Ghee has been a staple of Indian households for centuries.
It’s also been an integral part of Ayurveda medicines and even has a holy significance and used as a ‘samagri’ to worship Hindus Gods.
Ghee is a by-product of milk. The milk can come from either buffaloes or cows.
India is the largest producer of cow and buffalo milk.
The market size of Ghee in India was 10,000 crores (USD 1.5 Billion) as of 2016.1<https://en.wikipedia.org/wiki/Ghee/>
Indians (especially North Indians) love Ghee.
However, in the past few decades, the popularity of Ghee has suffered due to the fact that ~70% of calories in Ghee come from saturated fats.
Because of this fact, most people started to replace Ghee with so-called healthier alternatives like vegetable oils (sunflower, saffola etc).
In this article, we’ll discuss the following:
- How is Ghee Made
- Is Ghee good for Health?
- How much Ghee should you consume daily
- Conclusion and My Recommendation
How to Make Ghee at Home
Ghee is clarified butter and is a by-product of milk. It has a nutty flavor and has many health benefits that I will discuss below.
But first, let’s understand the process of making Ghee at home.
Start by saving the cream (malia) that floats on top of the milk now and then in a big container.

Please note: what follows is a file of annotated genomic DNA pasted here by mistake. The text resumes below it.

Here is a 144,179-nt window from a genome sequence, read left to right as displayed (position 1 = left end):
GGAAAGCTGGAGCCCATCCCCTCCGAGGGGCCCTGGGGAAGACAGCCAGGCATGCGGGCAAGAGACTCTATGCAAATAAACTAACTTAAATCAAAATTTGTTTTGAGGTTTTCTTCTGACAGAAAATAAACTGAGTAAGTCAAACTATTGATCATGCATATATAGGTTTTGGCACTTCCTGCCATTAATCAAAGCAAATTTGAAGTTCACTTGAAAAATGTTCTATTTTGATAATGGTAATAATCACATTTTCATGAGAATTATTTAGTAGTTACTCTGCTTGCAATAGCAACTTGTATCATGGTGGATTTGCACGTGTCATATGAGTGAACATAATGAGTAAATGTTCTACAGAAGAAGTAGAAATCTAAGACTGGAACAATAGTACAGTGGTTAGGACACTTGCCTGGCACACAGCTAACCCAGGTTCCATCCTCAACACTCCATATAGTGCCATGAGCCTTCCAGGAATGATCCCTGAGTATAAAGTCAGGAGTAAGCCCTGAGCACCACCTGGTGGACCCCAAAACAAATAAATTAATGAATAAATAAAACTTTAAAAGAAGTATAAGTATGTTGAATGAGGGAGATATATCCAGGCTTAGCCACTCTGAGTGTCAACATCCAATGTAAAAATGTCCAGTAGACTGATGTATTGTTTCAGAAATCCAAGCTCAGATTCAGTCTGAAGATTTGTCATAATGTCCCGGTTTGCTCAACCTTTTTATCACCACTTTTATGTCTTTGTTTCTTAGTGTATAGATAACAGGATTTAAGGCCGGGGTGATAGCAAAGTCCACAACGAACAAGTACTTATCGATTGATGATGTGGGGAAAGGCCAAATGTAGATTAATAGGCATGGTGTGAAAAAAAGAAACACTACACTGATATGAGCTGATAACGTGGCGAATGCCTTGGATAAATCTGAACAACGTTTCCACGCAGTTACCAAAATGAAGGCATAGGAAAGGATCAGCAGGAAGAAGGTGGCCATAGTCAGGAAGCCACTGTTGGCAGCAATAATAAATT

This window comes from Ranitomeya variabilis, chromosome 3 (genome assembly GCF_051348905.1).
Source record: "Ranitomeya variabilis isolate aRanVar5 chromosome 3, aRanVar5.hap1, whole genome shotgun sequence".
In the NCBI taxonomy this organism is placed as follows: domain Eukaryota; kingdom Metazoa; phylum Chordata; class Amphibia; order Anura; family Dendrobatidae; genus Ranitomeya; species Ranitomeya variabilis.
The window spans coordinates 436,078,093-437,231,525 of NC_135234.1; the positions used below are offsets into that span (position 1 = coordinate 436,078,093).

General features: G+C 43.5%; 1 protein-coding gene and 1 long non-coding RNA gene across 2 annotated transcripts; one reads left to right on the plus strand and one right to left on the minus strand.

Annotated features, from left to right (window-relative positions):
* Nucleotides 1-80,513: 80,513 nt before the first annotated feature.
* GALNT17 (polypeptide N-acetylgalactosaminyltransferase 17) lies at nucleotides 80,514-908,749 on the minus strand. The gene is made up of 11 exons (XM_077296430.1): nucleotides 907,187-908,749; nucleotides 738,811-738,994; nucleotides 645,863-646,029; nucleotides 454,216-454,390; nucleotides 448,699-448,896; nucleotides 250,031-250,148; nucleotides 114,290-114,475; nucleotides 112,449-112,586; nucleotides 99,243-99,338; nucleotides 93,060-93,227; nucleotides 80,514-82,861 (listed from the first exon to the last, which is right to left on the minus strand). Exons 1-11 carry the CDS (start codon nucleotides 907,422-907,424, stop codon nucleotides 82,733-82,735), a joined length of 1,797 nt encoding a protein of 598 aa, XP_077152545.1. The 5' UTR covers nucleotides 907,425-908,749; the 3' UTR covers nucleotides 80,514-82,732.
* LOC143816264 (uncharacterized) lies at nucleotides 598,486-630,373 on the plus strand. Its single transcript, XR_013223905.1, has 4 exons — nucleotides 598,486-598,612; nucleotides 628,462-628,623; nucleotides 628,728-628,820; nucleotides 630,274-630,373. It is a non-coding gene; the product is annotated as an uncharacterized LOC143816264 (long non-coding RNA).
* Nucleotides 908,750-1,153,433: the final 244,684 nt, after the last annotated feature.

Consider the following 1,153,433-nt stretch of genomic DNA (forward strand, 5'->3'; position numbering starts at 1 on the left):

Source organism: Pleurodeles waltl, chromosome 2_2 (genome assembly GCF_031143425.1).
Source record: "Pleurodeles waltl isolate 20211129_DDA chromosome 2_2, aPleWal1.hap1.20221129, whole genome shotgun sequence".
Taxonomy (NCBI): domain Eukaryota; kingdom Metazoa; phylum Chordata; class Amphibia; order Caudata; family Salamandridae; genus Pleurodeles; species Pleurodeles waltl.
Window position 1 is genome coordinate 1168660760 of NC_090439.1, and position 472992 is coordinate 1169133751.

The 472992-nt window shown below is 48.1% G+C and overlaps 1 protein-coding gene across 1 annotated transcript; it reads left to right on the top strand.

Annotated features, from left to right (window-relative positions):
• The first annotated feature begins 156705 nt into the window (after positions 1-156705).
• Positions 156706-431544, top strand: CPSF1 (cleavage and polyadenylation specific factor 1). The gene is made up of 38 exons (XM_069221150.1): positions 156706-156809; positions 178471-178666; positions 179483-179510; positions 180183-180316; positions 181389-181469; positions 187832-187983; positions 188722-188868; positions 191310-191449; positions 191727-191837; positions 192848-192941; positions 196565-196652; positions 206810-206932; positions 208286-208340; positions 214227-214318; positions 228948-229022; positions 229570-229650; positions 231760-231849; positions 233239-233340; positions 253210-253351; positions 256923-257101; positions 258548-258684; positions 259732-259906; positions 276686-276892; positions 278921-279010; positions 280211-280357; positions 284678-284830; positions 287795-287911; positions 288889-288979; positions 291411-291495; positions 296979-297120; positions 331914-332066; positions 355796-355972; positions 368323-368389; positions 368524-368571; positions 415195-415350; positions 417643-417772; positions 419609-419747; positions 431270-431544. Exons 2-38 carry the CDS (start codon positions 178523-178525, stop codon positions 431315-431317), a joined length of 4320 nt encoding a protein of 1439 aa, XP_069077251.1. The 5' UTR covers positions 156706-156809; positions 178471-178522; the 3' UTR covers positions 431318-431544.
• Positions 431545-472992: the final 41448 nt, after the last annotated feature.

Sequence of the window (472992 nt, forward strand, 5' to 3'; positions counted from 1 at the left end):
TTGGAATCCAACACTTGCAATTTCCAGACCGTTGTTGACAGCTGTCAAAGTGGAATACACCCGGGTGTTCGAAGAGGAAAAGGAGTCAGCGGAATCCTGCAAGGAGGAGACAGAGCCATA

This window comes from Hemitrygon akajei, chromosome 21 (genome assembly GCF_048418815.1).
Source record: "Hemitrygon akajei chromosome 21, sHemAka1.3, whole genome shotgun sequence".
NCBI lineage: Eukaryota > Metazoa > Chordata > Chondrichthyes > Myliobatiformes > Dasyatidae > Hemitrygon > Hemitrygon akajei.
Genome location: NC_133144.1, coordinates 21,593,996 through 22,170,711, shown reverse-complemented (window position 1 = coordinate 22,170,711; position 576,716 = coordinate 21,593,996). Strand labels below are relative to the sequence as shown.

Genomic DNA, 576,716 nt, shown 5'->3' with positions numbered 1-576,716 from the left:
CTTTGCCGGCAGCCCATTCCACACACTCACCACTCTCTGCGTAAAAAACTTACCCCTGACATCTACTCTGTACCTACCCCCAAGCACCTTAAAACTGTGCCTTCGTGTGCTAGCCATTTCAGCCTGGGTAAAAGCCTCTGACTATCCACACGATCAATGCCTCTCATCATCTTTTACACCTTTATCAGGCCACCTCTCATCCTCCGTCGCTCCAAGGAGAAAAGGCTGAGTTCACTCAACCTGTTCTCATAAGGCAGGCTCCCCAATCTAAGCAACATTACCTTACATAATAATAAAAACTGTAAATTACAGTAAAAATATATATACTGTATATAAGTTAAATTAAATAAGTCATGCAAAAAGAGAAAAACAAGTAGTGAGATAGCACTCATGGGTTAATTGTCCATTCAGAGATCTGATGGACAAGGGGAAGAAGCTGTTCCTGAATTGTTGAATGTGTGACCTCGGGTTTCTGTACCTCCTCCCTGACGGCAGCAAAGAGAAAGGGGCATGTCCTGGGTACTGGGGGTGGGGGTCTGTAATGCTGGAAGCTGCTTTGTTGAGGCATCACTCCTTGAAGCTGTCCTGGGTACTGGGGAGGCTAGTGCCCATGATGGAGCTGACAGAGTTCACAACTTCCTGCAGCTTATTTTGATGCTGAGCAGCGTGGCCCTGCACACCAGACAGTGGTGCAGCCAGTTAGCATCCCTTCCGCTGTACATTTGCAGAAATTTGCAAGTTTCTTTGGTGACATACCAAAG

The ‘malia’ that I am referring to is white makhaan, commonly known as ‘butter’ in the developed nations.
Ensure that you store this container in the fridge at all times. Please note you can only collect the butter and store it in the refrigerator for a few days.
If you prefer to make a large quantity of Ghee at once, then it’s better to freeze the butter (makhaan). This way, you can store it for about a month!
Once you have collected enough butter, then take it out from the fridge for about a few hours on the day you decide to make Ghee.
Empty the contents in a container and put it on the gas and bring it to boil.
After some time, the butter will start to go to the bottom, and a yellowish/golden liquid will begin to float on the top. This is Ghee.
Keep the heat on until all the butter (‘makhaan’) settles at the bottom and the Ghee is floating on the top.
Strain this Ghee and store it in a container for use.
Remember, Ghee is liquid at room temperatures; however, it can turn solid when refrigerated.
Shelf-Life of Ghee
There may be some milk solids left in Ghee when you make it at home. The shelf life of this Ghee will be shorter, something like a month.
The presence of milk solids will start to ferment the Ghee, and it will probably start to smell bad after about a few weeks.
To ensure that your homemade Ghee lasts at least a month or so, make sure you store it in a glass container with a tight light. And the place you keep is dry and away from the sunlight.